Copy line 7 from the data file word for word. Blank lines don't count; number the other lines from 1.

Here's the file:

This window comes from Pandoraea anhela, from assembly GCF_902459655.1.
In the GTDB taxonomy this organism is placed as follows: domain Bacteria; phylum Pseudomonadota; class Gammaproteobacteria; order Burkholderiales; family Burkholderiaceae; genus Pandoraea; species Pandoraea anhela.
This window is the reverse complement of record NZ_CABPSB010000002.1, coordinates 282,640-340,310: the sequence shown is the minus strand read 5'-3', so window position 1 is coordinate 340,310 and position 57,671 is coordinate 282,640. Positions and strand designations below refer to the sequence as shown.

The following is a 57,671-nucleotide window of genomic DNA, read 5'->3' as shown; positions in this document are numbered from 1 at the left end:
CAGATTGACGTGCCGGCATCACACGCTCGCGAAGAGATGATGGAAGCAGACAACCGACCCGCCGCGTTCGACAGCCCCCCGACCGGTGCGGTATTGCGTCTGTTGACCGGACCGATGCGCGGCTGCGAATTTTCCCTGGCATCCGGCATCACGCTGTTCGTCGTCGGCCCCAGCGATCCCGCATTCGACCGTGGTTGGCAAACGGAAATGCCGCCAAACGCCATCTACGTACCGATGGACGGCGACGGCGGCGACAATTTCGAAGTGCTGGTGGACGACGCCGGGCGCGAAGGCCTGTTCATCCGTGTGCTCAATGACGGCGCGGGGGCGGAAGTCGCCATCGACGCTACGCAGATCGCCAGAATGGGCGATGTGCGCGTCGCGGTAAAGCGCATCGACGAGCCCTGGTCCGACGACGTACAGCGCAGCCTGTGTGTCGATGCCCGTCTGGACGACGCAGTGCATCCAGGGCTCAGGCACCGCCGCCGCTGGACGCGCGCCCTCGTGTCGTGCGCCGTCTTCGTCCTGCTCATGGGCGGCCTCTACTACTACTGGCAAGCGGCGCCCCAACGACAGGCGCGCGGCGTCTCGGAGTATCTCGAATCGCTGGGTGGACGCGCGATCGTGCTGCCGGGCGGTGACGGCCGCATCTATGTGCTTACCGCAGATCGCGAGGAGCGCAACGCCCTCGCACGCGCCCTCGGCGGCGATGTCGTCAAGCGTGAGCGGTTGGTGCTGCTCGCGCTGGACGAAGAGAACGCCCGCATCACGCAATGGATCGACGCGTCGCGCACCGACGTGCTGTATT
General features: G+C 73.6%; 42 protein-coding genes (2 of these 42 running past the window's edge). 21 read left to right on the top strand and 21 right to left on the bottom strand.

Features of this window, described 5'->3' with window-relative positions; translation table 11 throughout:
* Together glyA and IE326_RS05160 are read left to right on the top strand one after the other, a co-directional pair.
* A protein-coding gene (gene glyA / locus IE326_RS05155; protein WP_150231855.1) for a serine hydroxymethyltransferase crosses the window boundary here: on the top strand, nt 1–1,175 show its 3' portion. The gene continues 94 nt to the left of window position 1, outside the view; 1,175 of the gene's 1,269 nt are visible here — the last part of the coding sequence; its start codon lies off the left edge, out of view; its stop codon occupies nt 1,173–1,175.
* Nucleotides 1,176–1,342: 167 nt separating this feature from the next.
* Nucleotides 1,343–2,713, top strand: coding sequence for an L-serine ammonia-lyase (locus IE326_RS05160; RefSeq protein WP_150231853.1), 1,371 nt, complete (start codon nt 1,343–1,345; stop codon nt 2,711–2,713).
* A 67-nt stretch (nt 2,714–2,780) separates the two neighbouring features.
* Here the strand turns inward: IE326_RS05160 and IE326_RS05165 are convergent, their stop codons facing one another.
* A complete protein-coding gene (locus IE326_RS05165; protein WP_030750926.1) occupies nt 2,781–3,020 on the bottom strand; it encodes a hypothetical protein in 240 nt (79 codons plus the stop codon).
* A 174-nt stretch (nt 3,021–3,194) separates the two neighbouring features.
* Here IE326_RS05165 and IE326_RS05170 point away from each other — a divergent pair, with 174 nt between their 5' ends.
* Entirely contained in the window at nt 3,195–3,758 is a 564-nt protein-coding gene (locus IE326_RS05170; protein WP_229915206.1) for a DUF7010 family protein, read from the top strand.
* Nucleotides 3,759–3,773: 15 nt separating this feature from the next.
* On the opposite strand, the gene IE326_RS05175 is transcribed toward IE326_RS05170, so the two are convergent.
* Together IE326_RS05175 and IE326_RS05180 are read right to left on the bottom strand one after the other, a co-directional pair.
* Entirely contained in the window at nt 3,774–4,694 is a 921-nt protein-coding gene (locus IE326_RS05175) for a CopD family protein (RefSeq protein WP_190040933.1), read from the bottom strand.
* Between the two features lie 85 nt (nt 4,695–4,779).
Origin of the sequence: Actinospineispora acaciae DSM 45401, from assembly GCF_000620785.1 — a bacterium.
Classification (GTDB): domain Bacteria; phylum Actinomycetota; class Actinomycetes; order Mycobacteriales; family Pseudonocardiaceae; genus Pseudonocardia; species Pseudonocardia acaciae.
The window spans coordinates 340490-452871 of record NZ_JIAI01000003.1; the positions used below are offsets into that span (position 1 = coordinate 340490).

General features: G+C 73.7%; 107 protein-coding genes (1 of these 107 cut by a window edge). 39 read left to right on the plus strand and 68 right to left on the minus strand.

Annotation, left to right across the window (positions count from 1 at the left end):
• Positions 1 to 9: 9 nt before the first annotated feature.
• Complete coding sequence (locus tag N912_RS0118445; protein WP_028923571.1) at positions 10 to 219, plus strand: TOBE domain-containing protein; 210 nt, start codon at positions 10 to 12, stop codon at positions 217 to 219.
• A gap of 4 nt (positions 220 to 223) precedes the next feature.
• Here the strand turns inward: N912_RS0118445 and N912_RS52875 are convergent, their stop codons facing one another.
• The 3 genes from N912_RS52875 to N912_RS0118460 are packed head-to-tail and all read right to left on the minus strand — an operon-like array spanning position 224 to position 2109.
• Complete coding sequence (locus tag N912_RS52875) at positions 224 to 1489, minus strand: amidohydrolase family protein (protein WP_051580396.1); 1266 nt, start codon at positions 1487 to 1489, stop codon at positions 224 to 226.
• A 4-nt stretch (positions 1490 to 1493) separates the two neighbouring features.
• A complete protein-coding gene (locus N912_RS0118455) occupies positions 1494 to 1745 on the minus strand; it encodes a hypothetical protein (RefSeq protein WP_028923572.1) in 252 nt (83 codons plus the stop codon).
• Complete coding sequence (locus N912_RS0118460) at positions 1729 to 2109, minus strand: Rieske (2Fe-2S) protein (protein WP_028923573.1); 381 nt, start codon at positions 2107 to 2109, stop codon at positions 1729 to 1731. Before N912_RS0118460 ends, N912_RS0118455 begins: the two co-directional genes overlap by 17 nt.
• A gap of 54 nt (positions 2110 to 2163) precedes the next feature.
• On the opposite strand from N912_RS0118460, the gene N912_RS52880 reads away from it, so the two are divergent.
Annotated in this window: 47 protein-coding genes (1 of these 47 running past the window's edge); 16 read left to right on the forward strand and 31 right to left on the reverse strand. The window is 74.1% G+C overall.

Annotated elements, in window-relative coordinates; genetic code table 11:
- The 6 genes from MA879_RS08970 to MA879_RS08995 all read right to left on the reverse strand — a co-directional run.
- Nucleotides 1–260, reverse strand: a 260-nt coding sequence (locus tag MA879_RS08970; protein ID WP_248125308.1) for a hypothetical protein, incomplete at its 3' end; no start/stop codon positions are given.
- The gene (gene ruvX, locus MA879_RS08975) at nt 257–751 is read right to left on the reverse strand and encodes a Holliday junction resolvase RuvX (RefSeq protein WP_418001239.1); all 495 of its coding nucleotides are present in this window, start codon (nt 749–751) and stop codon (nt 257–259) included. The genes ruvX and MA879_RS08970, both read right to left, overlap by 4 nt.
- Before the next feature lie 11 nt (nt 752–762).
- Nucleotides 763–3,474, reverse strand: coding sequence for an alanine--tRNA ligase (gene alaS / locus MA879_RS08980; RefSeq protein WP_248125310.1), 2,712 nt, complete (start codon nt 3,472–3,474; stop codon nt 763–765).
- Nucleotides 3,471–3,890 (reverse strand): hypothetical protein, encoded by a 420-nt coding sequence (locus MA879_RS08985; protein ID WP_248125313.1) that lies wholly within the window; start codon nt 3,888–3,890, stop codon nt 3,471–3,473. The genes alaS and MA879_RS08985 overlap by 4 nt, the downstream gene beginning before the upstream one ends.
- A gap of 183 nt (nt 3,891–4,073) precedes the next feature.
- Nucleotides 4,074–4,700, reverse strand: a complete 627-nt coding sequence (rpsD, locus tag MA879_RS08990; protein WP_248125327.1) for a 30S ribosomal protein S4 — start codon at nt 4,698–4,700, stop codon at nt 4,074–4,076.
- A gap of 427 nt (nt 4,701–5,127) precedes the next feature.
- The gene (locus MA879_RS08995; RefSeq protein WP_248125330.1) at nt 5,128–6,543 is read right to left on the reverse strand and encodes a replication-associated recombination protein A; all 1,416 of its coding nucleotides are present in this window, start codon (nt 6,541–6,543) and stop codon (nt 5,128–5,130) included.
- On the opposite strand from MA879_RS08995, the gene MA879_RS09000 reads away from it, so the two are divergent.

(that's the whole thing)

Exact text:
Features of this window, described 5'->3' with window-relative positions; translation table 11 throughout: